Patience turns an 1840 wreck into urban gem Retirement: A former Episcopal rector and his wife have finally moved into their Ridgely's Delight home. Its extensive overhaul was monitored by the Maryland Historic Trust.

Dream Home

October 04, 1998|By Mary E. Medland | Mary E. Medland,SPECIAL TO THE SUN

Barney Farnham knew that when he retired he'd have to leave Bolton Hill and the 13-room house in which he and his wife, Suzanne, had raised four children.

The house, owned by Memorial Episcopal Church, where Farnham was rector for 29 years, would now be home to his successor. Though the couple loved Bolton Hill, they felt putting some distance between themselves and the parish would allow the new rector to have more freedom to make his mark.

"Yet we also knew we wanted to stay in Baltimore City, but Federal Hill was too expensive," Barney Farnham said. "One night, after a party at the Babe Ruth Museum, we happened to wander over to Ridgely's Delight and spotted the house."

Working with the Maryland Historic Trust, the couple was able to take a boarded-up wreck and turn it into an urban gem. There was a requirement that, after renovation, the house had to be rented out for five years, and a financial incentive that allowed them a 20 percent tax credit on the renovation costs.

The cost of making the house habitable was in the neighborhood of $100,000, and one of the couple's children formed a restoration company to work on the house.

"So we bought the house in 1991, took just over a year to fix it up, rented it out for five years, and moved in this winter, when I retired," Farnham said.

When the Farnhams purchased the house, it was occupied by two dozen cats. The home had no front steps, the tin roof leaked, the original Georgia pine flooring was covered with linoleum, it had a vacant lot masquerading as a back yard and a collapsed back wall covered with plywood and a tarp.

"The house was built in 1840 -- probably for physicians who worked at nearby University of Maryland Hospital," Farnham said. "It did have the original wooden doors, as well as original wood floors."

It was on a street lined with Bradford pear trees, was near everything that downtown has to offer and -- from the third floor -- boasted a great view of the Bromo Seltzer tower.

Another advantage was that it always had been a single-family dwelling and had never been converted into apartments. "For the most part, we didn't change the configuration of the rooms," he said.

While they did add central air conditioning, every detail had to be approved by the Historic Trust. A new heating system replaced the radiators, which had the added benefit of freeing up floor space.

The first floor originally had three rooms -- living, dining and kitchen -- each with its own fireplace. In the middle room, the fireplace had been covered over to conceal furnace ducts, which the two turned back into a working fireplace with a faux marble mantel.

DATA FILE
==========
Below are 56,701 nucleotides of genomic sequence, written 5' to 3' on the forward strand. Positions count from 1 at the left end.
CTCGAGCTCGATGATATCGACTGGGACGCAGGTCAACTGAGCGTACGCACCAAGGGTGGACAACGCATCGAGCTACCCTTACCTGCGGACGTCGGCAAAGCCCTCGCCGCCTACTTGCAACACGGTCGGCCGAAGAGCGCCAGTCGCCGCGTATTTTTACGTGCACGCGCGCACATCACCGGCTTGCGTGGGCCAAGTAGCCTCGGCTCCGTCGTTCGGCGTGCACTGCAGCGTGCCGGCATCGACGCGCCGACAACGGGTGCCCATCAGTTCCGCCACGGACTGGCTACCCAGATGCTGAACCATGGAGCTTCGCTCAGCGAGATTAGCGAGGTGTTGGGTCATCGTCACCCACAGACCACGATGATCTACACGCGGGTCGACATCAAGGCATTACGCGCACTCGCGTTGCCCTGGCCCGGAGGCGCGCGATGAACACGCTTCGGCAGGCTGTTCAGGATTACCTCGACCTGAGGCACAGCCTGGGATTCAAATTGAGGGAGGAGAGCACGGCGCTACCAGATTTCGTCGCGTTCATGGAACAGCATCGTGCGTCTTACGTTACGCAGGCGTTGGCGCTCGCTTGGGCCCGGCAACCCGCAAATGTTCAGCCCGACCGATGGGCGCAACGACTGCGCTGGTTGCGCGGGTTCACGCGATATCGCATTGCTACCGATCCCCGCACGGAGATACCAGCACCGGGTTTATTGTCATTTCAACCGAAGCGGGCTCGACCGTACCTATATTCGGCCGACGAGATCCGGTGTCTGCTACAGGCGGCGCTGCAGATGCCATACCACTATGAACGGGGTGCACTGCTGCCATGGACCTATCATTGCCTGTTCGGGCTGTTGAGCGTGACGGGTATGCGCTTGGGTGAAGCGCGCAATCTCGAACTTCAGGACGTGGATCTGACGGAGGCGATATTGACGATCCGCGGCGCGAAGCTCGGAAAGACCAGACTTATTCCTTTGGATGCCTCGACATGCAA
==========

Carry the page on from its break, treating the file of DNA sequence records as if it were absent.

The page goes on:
Over the years, the kitchen -- with a fireplace clearly meant for cooking -- had been turned into a dining room. A newer kitchen was built on the back, although by the time the Farnhams took over, this room was in a state of collapse -- with a ceiling consisting of plaster, plasterboard and plywood -- and a broken skylight.

Now there is a living room and sitting room, and the original kitchen has been transformed into a dining room -- decorated with antique Chinese plates that were a wedding gift. A new kitchen -- which the Farnhams designed mostly themselves -- was built at the back of the house, and the couple added a powder room.

French doors led from the kitchen to a virtually maintenance-free garden -- with Japanese cherry trees, bird bath and fountain -- and car park.

The late-Federal Greek Revival staircase to the second floor was lacking a newel post, but a new one was created by a former parishioner.

On the second floor is a master bedroom and sitting room, each with its own working fireplace, along with two bathrooms -- one with a tub, the other with a shower. A friend did the tile work in both bathrooms and the kitchen.

Hidden just off the bathrooms are a washer and dryer. "There were very few closets, and they were very narrow," said Farnham, adding that the number of rooms in a house often determined one's property taxes -- and closets could be considered rooms. "So, we took a small hall and turned it into closet space."

The second and third floors have the original window casements and original glass, and the pine flooring on the third floor alternates between light and dark wood. "Like stripes," Farnham said.

The third floor has two bedrooms, both with angled ceilings, and both originally suffering from severe water damage. In the front bedroom, the two windows are about level with one's knees.

Their house is home to a good number of antiques.

"We also really love Oriental rugs," Farnham said. In addition to the rugs, there is an antique Queen Anne chest, a grandmother (smaller than a grandfather, but similar) clock, Suzanne Farnham's childhood doll collection and the sofa that Barney Farnham grew up with. "I remember," he said, "my mother reading to me on that sofa."

Pub Date: 10/04/98

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